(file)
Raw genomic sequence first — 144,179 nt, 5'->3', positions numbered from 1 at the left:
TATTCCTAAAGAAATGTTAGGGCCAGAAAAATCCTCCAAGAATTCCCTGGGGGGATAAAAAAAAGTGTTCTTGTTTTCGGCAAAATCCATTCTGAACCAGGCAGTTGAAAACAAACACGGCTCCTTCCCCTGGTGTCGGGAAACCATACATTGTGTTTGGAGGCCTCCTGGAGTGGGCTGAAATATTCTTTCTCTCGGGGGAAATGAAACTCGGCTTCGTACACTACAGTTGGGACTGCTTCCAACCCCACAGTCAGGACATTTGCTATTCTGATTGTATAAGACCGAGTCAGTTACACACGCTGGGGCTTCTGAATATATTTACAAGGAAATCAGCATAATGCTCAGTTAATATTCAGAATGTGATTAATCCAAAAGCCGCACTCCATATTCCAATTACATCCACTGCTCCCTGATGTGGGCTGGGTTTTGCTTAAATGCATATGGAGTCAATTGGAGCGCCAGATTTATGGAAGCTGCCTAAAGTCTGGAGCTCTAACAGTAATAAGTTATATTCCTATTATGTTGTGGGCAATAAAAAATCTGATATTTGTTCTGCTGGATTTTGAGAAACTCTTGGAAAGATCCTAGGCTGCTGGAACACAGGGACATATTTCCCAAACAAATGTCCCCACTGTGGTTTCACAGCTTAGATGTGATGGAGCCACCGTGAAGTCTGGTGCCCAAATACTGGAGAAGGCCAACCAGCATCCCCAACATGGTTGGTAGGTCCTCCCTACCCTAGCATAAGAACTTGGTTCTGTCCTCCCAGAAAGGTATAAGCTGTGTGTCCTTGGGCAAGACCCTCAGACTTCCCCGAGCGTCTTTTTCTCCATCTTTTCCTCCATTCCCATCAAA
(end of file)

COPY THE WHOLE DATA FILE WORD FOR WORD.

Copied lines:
Raw genomic sequence first — 144,179 nt, 5'->3', positions numbered from 1 at the left:
TATTCCTAAAGAAATGTTAGGGCCAGAAAAATCCTCCAAGAATTCCCTGGGGGGATAAAAAAAAGTGTTCTTGTTTTCGGCAAAATCCATTCTGAACCAGGCAGTTGAAAACAAACACGGCTCCTTCCCCTGGTGTCGGGAAACCATACATTGTGTTTGGAGGCCTCCTGGAGTGGGCTGAAATATTCTTTCTCTCGGGGGAAATGAAACTCGGCTTCGTACACTACAGTTGGGACTGCTTCCAACCCCACAGTCAGGACATTTGCTATTCTGATTGTATAAGACCGAGTCAGTTACACACGCTGGGGCTTCTGAATATATTTACAAGGAAATCAGCATAATGCTCAGTTAATATTCAGAATGTGATTAATCCAAAAGCCGCACTCCATATTCCAATTACATCCACTGCTCCCTGATGTGGGCTGGGTTTTGCTTAAATGCATATGGAGTCAATTGGAGCGCCAGATTTATGGAAGCTGCCTAAAGTCTGGAGCTCTAACAGTAATAAGTTATATTCCTATTATGTTGTGGGCAATAAAAAATCTGATATTTGTTCTGCTGGATTTTGAGAAACTCTTGGAAAGATCCTAGGCTGCTGGAACACAGGGACATATTTCCCAAACAAATGTCCCCACTGTGGTTTCACAGCTTAGATGTGATGGAGCCACCGTGAAGTCTGGTGCCCAAATACTGGAGAAGGCCAACCAGCATCCCCAACATGGTTGGTAGGTCCTCCCTACCCTAGCATAAGAACTTGGTTCTGTCCTCCCAGAAAGGTATAAGCTGTGTGTCCTTGGGCAAGACCCTCAGACTTCCCCGAGCGTCTTTTTCTCCATCTTTTCCTCCATTCCCATCAAA